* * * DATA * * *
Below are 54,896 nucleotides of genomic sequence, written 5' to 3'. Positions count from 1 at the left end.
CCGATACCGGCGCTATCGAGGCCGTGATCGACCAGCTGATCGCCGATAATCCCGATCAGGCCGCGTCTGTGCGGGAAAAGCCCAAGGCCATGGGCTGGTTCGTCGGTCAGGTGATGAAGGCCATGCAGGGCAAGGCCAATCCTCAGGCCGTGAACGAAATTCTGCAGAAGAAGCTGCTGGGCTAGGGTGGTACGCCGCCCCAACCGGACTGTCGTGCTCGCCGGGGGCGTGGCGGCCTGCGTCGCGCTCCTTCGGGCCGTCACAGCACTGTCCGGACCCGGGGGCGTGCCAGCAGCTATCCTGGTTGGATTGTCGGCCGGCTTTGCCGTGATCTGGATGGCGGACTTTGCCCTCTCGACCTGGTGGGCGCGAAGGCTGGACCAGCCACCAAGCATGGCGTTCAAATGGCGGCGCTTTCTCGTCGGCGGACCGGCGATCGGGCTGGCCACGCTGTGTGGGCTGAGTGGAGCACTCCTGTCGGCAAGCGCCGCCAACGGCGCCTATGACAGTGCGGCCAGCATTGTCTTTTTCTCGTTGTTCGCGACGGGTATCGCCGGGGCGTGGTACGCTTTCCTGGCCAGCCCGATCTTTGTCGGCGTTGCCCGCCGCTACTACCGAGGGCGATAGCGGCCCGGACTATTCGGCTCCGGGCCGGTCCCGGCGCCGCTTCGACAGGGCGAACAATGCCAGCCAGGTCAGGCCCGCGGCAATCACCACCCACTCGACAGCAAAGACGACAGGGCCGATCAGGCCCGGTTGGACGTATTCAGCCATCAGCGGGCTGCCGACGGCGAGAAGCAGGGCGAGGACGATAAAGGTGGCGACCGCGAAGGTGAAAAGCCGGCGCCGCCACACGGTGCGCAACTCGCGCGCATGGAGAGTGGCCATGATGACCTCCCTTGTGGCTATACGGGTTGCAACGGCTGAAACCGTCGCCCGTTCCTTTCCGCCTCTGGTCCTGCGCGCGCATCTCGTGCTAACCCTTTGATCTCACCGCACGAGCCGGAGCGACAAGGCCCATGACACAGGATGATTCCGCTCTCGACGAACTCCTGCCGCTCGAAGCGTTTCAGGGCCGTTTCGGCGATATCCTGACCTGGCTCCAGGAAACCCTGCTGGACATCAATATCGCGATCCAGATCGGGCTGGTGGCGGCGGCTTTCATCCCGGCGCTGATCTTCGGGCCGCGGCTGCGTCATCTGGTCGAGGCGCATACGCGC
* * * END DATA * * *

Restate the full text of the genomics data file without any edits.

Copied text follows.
Below are 54,896 nucleotides of genomic sequence, written 5' to 3'. Positions count from 1 at the left end.
CCGATACCGGCGCTATCGAGGCCGTGATCGACCAGCTGATCGCCGATAATCCCGATCAGGCCGCGTCTGTGCGGGAAAAGCCCAAGGCCATGGGCTGGTTCGTCGGTCAGGTGATGAAGGCCATGCAGGGCAAGGCCAATCCTCAGGCCGTGAACGAAATTCTGCAGAAGAAGCTGCTGGGCTAGGGTGGTACGCCGCCCCAACCGGACTGTCGTGCTCGCCGGGGGCGTGGCGGCCTGCGTCGCGCTCCTTCGGGCCGTCACAGCACTGTCCGGACCCGGGGGCGTGCCAGCAGCTATCCTGGTTGGATTGTCGGCCGGCTTTGCCGTGATCTGGATGGCGGACTTTGCCCTCTCGACCTGGTGGGCGCGAAGGCTGGACCAGCCACCAAGCATGGCGTTCAAATGGCGGCGCTTTCTCGTCGGCGGACCGGCGATCGGGCTGGCCACGCTGTGTGGGCTGAGTGGAGCACTCCTGTCGGCAAGCGCCGCCAACGGCGCCTATGACAGTGCGGCCAGCATTGTCTTTTTCTCGTTGTTCGCGACGGGTATCGCCGGGGCGTGGTACGCTTTCCTGGCCAGCCCGATCTTTGTCGGCGTTGCCCGCCGCTACTACCGAGGGCGATAGCGGCCCGGACTATTCGGCTCCGGGCCGGTCCCGGCGCCGCTTCGACAGGGCGAACAATGCCAGCCAGGTCAGGCCCGCGGCAATCACCACCCACTCGACAGCAAAGACGACAGGGCCGATCAGGCCCGGTTGGACGTATTCAGCCATCAGCGGGCTGCCGACGGCGAGAAGCAGGGCGAGGACGATAAAGGTGGCGACCGCGAAGGTGAAAAGCCGGCGCCGCCACACGGTGCGCAACTCGCGCGCATGGAGAGTGGCCATGATGACCTCCCTTGTGGCTATACGGGTTGCAACGGCTGAAACCGTCGCCCGTTCCTTTCCGCCTCTGGTCCTGCGCGCGCATCTCGTGCTAACCCTTTGATCTCACCGCACGAGCCGGAGCGACAAGGCCCATGACACAGGATGATTCCGCTCTCGACGAACTCCTGCCGCTCGAAGCGTTTCAGGGCCGTTTCGGCGATATCCTGACCTGGCTCCAGGAAACCCTGCTGGACATCAATATCGCGATCCAGATCGGGCTGGTGGCGGCGGCTTTCATCCCGGCGCTGATCTTCGGGCCGCGGCTGCGTCATCTGGTCGAGGCGCATACGCGC